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When Will Assetz Capital Lenders Get Their Money Back?
I looked at the most recent data provided to us by Assetz Capital to estimate when lenders in its Quick Access Account, 30-Day Account and 90-Day Account might expect to get their money back.
I also interviewed Simon Atkinson, Head of Capital Markets at Assetz Capital, to get a little more information about the state of play during this wind-down phase.
When will Assetz Capital lenders get their money back?
The specific loans you hold mean that you could be very lucky and be repaid quickly or you might have most of your money stuck in Assetz for years. However, here's how the average lender might do…
I looked at data on the outstanding loans, as well as the possible future development tranches that need to be funded on those loans, and also did my best to account for outstanding bad debt in recoveries, which is a little trickier to do.
Taking all that into consideration, I estimate that a bit less than one-third of the money remaining in the auto-lend accounts will be paid back during 2023.
Currently, it looks like a similar figure, possibly slightly more, will be repaid in 2024.
In 2025, perhaps 15% of the outstanding amounts will be repaid, but 2026 appears likely to pay back little to lenders under current schedules.
About 20% will be repaid in 2027. Some bad debts will hang on beyond that, but otherwise lenders should have seen most of their funds repaid by this point.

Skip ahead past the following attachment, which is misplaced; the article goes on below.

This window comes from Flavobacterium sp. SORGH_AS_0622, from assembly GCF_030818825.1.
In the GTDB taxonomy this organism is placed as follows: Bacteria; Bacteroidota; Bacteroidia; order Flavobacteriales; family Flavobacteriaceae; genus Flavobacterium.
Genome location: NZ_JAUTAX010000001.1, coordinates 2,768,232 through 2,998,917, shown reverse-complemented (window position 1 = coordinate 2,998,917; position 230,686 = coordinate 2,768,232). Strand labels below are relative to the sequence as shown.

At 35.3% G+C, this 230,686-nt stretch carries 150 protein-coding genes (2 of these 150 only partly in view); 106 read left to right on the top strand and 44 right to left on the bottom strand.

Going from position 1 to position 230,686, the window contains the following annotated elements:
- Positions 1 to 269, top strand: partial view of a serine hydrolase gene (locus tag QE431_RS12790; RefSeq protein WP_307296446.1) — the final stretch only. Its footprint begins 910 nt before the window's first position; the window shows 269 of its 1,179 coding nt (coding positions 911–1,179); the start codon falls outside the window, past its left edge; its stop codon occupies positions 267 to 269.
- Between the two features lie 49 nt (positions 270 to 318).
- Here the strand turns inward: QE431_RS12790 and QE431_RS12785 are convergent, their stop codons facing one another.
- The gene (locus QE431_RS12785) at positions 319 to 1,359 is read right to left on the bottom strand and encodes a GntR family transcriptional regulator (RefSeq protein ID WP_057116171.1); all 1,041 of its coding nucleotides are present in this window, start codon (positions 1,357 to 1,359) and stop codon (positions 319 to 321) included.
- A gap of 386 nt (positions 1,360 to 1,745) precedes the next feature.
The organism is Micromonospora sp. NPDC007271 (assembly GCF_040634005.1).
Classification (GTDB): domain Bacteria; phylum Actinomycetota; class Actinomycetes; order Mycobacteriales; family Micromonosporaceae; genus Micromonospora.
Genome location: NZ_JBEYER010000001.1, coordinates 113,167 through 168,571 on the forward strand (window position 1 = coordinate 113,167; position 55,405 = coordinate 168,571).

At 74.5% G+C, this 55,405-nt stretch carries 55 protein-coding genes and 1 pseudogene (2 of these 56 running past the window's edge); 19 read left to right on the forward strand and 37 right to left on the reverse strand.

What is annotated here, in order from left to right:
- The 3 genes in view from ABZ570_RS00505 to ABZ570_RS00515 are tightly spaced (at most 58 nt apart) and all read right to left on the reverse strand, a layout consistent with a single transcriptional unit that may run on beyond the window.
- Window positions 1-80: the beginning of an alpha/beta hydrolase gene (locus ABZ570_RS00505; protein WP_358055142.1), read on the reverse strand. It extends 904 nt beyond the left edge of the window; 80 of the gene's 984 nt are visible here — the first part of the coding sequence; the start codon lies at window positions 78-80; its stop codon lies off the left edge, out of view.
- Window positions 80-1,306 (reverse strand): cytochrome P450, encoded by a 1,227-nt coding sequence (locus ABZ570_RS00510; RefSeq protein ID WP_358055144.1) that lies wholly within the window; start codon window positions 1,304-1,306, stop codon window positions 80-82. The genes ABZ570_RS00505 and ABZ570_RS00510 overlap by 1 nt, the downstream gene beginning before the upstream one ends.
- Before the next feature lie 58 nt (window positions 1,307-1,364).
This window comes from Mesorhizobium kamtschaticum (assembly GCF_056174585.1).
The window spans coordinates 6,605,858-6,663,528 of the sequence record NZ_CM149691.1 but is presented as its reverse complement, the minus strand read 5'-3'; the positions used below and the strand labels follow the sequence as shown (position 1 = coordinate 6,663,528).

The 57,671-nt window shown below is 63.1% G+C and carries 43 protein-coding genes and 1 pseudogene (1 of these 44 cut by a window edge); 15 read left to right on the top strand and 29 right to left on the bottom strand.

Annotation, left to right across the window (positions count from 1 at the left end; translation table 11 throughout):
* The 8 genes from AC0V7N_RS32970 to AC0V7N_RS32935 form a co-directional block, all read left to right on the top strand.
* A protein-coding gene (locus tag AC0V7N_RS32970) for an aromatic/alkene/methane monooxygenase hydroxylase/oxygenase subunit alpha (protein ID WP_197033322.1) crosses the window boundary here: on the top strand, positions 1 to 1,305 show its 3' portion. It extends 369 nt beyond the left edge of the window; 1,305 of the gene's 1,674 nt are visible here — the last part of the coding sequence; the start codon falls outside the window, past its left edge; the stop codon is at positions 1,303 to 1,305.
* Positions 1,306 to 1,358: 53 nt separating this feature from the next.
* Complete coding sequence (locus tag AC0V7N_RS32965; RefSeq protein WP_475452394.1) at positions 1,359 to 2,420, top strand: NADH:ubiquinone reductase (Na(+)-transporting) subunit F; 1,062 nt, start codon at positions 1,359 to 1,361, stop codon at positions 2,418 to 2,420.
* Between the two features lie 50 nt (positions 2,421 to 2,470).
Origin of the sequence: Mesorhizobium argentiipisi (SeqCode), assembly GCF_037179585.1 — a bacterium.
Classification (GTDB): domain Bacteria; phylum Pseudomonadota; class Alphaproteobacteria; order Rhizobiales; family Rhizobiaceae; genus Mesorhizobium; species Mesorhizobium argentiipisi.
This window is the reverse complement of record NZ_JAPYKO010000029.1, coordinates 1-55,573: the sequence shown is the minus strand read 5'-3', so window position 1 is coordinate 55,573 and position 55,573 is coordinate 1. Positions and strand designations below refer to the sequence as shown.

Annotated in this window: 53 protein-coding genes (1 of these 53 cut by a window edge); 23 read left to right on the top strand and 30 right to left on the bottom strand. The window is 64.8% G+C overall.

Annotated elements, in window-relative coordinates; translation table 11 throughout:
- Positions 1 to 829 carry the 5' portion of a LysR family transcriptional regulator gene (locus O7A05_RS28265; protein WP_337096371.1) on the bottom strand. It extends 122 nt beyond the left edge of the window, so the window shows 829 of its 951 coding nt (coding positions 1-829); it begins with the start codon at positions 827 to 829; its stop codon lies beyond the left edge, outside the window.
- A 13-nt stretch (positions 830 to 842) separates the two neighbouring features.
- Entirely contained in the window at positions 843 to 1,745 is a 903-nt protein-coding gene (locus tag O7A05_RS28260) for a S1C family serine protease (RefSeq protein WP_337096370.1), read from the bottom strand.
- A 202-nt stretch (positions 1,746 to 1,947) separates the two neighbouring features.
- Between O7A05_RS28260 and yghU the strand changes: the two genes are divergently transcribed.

Might Assetz Capital speed this up for the sake of the small investor?
Simon gave responses on this which I repeat for you below, but I believe that Assetz Capital will see some incentive in trying to find ways to close off this chapter of its history more quickly, now that the end has begun.
My view is that they will want to reduce the use of resources on legacy products and the distraction it causes. They will probably want to help small investors if they can, and they will also want to do the best they can for their overall reputation, even though they won't be selling to small investors any more.
My questions to Simon Atkinson, Head of Capital Markets at Assetz Capital
For the rest of this page until the horizontal gold bar, all headings and big bold text are my questions to Simon. His answers are in speech marks. Any comments of my own are outside of speech marks.
Are you using your provision fund to fund further development drawdowns?
“No. To the extent where we have facilities [with yet] to fund drawdowns, they're covered by cash within the access accounts. So we're using funds from the investors where possible. We use the money lent or cash in the access accounts: a rolling cash balance from what was new investment and loan redemptions.
“The provision fund is separate to that. That’s built up from setting aside interest from loans.”
How much money do you expect that retail investors will need to re-lend to fund future tranches?
“We haven’t disclosed a figure, but it’s a very minor proportion of the overall pool within those accounts. So it’s not a significant amount.